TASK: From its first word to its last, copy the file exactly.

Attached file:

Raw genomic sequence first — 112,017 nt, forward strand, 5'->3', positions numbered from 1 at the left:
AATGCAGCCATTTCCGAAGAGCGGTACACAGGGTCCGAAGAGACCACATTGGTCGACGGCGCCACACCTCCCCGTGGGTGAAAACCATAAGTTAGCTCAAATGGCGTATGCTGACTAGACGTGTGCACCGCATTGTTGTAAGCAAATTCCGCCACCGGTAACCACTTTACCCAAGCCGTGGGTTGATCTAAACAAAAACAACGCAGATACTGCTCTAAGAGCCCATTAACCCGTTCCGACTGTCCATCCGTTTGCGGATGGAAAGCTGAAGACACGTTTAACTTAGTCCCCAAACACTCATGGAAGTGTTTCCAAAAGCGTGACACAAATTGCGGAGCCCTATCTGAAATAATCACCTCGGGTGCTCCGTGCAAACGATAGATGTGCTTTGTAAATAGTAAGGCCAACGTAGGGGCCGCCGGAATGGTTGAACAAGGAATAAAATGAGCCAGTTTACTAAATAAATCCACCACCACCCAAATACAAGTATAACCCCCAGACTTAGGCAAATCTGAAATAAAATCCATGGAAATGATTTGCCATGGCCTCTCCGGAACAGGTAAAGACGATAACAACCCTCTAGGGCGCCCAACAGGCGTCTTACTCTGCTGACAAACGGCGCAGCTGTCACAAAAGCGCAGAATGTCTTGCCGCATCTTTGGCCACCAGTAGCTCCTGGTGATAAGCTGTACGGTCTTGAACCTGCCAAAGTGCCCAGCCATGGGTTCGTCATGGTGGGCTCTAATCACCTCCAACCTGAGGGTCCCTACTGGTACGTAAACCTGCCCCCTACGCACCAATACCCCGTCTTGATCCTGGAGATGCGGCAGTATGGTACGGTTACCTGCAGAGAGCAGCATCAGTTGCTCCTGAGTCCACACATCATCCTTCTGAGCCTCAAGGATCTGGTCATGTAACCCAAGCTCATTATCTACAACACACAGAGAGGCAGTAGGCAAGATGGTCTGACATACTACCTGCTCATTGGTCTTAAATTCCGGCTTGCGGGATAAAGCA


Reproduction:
Raw genomic sequence first — 112,017 nt, forward strand, 5'->3', positions numbered from 1 at the left:
AATGCAGCCATTTCCGAAGAGCGGTACACAGGGTCCGAAGAGACCACATTGGTCGACGGCGCCACACCTCCCCGTGGGTGAAAACCATAAGTTAGCTCAAATGGCGTATGCTGACTAGACGTGTGCACCGCATTGTTGTAAGCAAATTCCGCCACCGGTAACCACTTTACCCAAGCCGTGGGTTGATCTAAACAAAAACAACGCAGATACTGCTCTAAGAGCCCATTAACCCGTTCCGACTGTCCATCCGTTTGCGGATGGAAAGCTGAAGACACGTTTAACTTAGTCCCCAAACACTCATGGAAGTGTTTCCAAAAGCGTGACACAAATTGCGGAGCCCTATCTGAAATAATCACCTCGGGTGCTCCGTGCAAACGATAGATGTGCTTTGTAAATAGTAAGGCCAACGTAGGGGCCGCCGGAATGGTTGAACAAGGAATAAAATGAGCCAGTTTACTAAATAAATCCACCACCACCCAAATACAAGTATAACCCCCAGACTTAGGCAAATCTGAAATAAAATCCATGGAAATGATTTGCCATGGCCTCTCCGGAACAGGTAAAGACGATAACAACCCTCTAGGGCGCCCAACAGGCGTCTTACTCTGCTGACAAACGGCGCAGCTGTCACAAAAGCGCAGAATGTCTTGCCGCATCTTTGGCCACCAGTAGCTCCTGGTGATAAGCTGTACGGTCTTGAACCTGCCAAAGTGCCCAGCCATGGGTTCGTCATGGTGGGCTCTAATCACCTCCAACCTGAGGGTCCCTACTGGTACGTAAACCTGCCCCCTACGCACCAATACCCCGTCTTGATCCTGGAGATGCGGCAGTATGGTACGGTTACCTGCAGAGAGCAGCATCAGTTGCTCCTGAGTCCACACATCATCCTTCTGAGCCTCAAGGATCTGGTCATGTAACCCAAGCTCATTATCTACAACACACAGAGAGGCAGTAGGCAAGATGGTCTGACATACTACCTGCTCATTGGTCTTAAATTCCGGCTTGCGGGATAAAGCA